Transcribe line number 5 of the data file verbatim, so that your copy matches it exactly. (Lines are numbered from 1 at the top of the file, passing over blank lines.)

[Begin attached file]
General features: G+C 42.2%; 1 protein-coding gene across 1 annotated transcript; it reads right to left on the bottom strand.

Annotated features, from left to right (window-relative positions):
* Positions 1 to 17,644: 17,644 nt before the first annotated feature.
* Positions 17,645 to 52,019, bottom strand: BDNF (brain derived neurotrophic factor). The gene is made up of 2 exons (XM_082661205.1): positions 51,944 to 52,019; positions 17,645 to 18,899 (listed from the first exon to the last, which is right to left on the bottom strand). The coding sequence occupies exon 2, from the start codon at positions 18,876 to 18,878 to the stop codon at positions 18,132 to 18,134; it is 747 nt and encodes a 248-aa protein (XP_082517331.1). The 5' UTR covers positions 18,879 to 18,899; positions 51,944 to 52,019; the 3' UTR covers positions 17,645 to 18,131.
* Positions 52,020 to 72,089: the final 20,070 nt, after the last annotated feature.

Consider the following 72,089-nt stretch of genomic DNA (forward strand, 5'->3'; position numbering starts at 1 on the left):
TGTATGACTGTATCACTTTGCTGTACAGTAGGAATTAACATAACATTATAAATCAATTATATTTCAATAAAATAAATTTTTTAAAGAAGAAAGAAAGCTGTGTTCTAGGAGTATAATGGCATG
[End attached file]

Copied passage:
* Positions 52,020 to 72,089: the final 20,070 nt, after the last annotated feature.